There was also a felt need to bring the Code up to speed with the dynamics of ever-evolving technologies  in broadcasting particularly to strengthen the regulatory functions of the National Broadcasting Commission (NBC) such as the imminent implementation of the Digital Switch Over (DSO), with the launch of a pilot project in Jos in April 2016 and the  scheduled launches in Abuja, Ilorin, Kaduna, Enugu and Oshogbo.  The Kaduna Retreat in August  2016 commenced the  first level of Review work on the 6th Edition of the Code, with emphasis on broadening  the base of participation in the review exercise for a more inclusive process, that would enhance capacity building in NBC by deepening experiences of  staff for long term relevance and also engaging with former NBC Directors General and retired Directors.

Deliberations were geared towards ensuring that the 6th Broadcasting Code becomes an essential instrument of regulatory work that helps to keep the industry on the straight and narrow path of the highest professional and ethical standards and anticipates the challenges of the new era”.  The Kaduna Retreat produced the draft copy of the 6th Nigeria Broadcasting Code which was presented to the industry, at a gathering of broadcasters, media intellectuals and representatives of civil society organizations from all over Nigeria between May 15and 17, 2017 for the conclusive phase of the work within the industry.

Evidently, the Nigeria Broadcasting Code is not an imposition by the regulator on the licensees but an all-inclusive professional application that requires all concerned to work the straight and narrow path of professionalism which the Code prescribes. The NBC also strengthened the Code in respect of hate and dangerous speech after commissioning a major study of HATE AND DANGEROUS SPEECH in Nigeria, against the background of the widespread abuse of the broadcasting standards, in the lead to the 2015 general elections.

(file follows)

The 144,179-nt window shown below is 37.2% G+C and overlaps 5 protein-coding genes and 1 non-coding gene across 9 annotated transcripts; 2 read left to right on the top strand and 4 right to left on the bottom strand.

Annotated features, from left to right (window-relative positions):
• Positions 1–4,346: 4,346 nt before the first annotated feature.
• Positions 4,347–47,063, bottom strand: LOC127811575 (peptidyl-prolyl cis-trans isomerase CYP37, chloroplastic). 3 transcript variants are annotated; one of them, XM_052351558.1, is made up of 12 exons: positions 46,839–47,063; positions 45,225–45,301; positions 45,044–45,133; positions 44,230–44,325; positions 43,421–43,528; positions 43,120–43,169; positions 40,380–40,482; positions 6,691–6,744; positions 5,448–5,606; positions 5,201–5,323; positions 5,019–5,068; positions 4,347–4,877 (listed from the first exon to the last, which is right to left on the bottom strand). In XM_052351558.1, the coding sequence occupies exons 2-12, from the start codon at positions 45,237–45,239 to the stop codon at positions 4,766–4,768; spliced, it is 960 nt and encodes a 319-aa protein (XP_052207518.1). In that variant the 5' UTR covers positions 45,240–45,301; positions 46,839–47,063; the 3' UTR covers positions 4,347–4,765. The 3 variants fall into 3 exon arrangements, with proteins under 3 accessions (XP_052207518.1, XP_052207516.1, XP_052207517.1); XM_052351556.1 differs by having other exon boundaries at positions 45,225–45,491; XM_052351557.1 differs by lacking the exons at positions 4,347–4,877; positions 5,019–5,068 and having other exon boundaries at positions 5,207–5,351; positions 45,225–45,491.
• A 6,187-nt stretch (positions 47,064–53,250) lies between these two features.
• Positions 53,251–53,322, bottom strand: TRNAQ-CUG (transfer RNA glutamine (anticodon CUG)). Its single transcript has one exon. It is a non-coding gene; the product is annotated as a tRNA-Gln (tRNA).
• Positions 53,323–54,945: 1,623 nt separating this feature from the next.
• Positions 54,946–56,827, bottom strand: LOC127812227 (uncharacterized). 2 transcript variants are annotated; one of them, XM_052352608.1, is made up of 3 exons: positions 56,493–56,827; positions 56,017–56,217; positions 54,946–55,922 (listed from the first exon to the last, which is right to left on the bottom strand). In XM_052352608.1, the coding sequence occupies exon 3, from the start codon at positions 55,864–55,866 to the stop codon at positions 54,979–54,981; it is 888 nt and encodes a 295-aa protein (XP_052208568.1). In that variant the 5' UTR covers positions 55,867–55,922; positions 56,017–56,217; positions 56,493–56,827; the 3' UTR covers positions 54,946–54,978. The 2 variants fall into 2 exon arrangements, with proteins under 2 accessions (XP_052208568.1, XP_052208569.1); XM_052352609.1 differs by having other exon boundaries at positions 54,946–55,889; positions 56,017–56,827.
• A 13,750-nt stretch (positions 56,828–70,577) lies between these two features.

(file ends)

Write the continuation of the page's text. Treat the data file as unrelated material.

It was also reasoned that emerging controversies about the nature and definition of local content demand that the Nigeria Broadcasting Code should be strongly affirmative of the national aspiration to create and defend jobs in the creative industries within the Nigerian economy. It must also ensure that our sports in general  gets adequate advertising funding support  comparable to advertising  support for foreign sporting activities.

It is instructive that in the aftermath of these enhancements of the regulatory framework and operating environment for the broadcast industry, the National Broadcasting Commission has convincingly established its legitimacy and credibility especially in the context of the emerging challenges thrown up by our evolving democratic culture, economic imperatives and the indispensability of peaceful co-existence and law and order. The broadcasters, media intellectuals and representatives of civil society organizations, stakeholders and former NBC Directors General and retired Directors who undertook the intensive process of review and drafting of the 6th National Broadcasting Code provide the most authentic endorsement of its relevance and effectiveness. The NBC should embark on sensitization of the broadcast industry on the defining features of the latest code as the manual to transmit a straight and narrow path of professionalism for the industry for the next four years, at least.

Joyce  Umahi is a journalist in Abakaliki